What it means to be a refugee

I thought a lot about this letter before I sat down to write it. Where to start, when to start, and many other questions came to my mind. Then, I decided to start from the point when I realized that I was a refugee, living in a refugee camp.

I grew up in the Baqa’a Refugee Camp in Jordan, and I still live there today. Baqa'a Camp was one of six emergency camps set up in...MORE

On the Road in Idlib, Syria

Should I stay under bombs? Or should I flee into the unknown?

3 million people in Idlib, Syria face this question today. Right now. Most are citizens caught up in a deadly contest for control of this ancient agricultural province — waiting out what the United Nations has called the last battle of the Syrian conflict. Intermittent cease-fires since September of 2018 gave some respite, but now fighting is escalating nightmarishly.

There aren’t enough doctors. There isn’t enough water. There aren’t enough...MORE

Let's Zumba!

Sara could feel the beat before she saw the action.

She walked into a packed room with women of all shapes and sizes dancing to heart-thumping music. The instructor had an infectious energy and welcomed everyone to participate – even a nervous first-timer like Sara. It felt more like a dance party than a workout class!

Zumba is a Latin-inspired dance workout that’s one of the most popular exercise classes in the world – and one of the most popular activities at our Youth Center in the Za’atari Refugee Camp.

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Old But Gold

One of the most important responsibilities of our Syria team is protection of the most vulnerable displaced people – women, children, the elderly – and helping them stay safe in conflicts and disasters.

We constantly inquire: How safe do you feel? Who do you feel safe with, or not? Does fear or your lack of safety hinder your getting food and medicine? Does your safety depend on your gender? Or your age?

We want to make sure that individuals and communities are protected from harm and relieved of fear, that they have safe access to services, and that their rights as human...MORE

The Creativity Fund Committee

At the startup of the Za'atari Refugee Camp in 2012 our answer to a single question made all the difference in our experience there for the next 6 years: Are refugees a problem or a solution? We chose the latter – refugees are people, like us, with solutions. They just don't live at their usual home anymore.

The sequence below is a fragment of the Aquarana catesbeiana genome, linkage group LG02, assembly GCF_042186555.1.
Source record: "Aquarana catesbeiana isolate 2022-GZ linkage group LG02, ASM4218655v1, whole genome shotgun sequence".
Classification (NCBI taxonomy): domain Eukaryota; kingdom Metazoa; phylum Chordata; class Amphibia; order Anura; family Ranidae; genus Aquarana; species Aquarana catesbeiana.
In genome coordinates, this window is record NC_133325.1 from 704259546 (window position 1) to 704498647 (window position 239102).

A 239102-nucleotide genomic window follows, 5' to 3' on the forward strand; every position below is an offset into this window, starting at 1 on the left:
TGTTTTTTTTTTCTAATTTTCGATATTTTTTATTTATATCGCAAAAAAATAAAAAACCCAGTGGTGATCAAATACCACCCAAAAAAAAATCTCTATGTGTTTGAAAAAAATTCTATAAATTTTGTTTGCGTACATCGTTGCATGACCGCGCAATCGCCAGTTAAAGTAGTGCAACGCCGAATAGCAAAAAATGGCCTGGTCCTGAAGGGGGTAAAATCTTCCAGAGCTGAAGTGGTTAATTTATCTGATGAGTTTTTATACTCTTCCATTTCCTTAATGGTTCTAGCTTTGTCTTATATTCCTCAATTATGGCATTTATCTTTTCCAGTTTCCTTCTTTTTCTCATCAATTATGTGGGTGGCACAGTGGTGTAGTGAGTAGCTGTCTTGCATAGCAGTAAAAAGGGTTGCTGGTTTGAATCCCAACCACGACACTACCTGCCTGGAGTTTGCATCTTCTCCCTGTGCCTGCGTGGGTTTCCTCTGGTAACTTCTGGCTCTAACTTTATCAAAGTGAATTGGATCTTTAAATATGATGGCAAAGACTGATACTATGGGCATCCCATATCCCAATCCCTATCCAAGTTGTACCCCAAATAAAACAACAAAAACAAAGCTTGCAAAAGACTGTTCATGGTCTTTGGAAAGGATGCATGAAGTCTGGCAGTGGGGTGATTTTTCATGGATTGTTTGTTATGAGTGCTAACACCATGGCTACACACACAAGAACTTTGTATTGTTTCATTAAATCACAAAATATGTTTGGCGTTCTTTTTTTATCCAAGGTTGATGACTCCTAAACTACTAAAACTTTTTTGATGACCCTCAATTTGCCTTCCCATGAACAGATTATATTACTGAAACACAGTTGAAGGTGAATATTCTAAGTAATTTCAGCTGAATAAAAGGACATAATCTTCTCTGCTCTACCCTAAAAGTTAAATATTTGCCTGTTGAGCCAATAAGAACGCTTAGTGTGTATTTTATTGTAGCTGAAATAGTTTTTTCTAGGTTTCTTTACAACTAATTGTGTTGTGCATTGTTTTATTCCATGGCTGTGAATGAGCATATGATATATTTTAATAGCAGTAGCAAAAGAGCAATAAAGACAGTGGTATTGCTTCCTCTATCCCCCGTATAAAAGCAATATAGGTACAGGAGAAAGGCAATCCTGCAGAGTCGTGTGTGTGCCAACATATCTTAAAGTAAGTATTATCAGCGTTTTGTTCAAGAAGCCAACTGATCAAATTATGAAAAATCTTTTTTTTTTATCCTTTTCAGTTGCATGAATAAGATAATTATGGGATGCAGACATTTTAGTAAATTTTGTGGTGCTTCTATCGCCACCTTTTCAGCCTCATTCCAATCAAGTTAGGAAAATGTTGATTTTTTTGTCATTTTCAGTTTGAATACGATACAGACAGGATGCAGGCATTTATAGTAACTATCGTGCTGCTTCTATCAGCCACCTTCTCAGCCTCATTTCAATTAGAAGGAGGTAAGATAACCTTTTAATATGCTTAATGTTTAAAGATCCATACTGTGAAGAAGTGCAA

We (Jordanian staff and Syrian volunteers) dreamed up very ambitious plans for youth-led activities in a Youth Center (that we would have to build!) in Za'atari Refugee Camp – a place where everyone already knew resources were scarce. Impossible! Really?...MORE

Redefining Food Aid in the 21st Century

Questscope was recently commended for being one of the top global organizations “redefining food aid in the 21st century” by Food Tank, a think-tank working for food system change.

An incredible recognition! Because our main focus is not food in emergencies – our main focus is always on people. But when people in emergencies need food, we move all kinds of things to get food to them.

Our strength is in relationships, in the trust we build. So when formal infrastructures crumble, like in...MORE

An Update from Damascus

When thousands of children and families finally left the Damascus suburb of Eastern Ghouta after enduring years of conflict – we were there.

We met people malnourished from years of deprivation, children who lost their moms and dads, and thousands more with deep emotional and physical wounds.

Providing refuge to these disoriented and fearful families was our first priority. Our first response was to organize a large transition shelter to host more than 12,000 people.

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Resolute Women are the Future

What is the role of women in conflict?

Hundreds of thousands of young men in Syria have died or have been forced to flee to avoid being drafted into a war they do not want to fight. Young women have stepped into the void and now make up over half of our team in Syria.

They're distributing clean water, rebuilding shelters, educating children, and growing into a force for peace. Young women are redefining what it means to be female on the front lines of war.

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A Plumber's Toolkit

Abu Munir lost a son in a bombing, and then lost his livelihood when he fled his home. He was forced to move into a single room with his wife and four surviving children. When they needed a bathroom or a kitchen, they relied on the kindness of their neighbors.

When our staff first met Abu Munir, he was still reeling from the death of his son. He cried more than he spoke, but eventually he opened up. He told us he had been a plumber before he was displaced.

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Ghada

One of the accomplishments you can be most proud of supporting is the 30,000 women who are currently active in therapy groups organized by our Syria team in communities and shelters throughout the country.

Among those efforts is Hear My Heart, a therapy space for women to support one another that is led by trained facilitators. It is also a way for our staff to understand women's needs and worries so we can better serve them and their families.

Hear My Heart helps women and girls like 15-year-old Ghada, who fled Aleppo with her family more than two years...MORE

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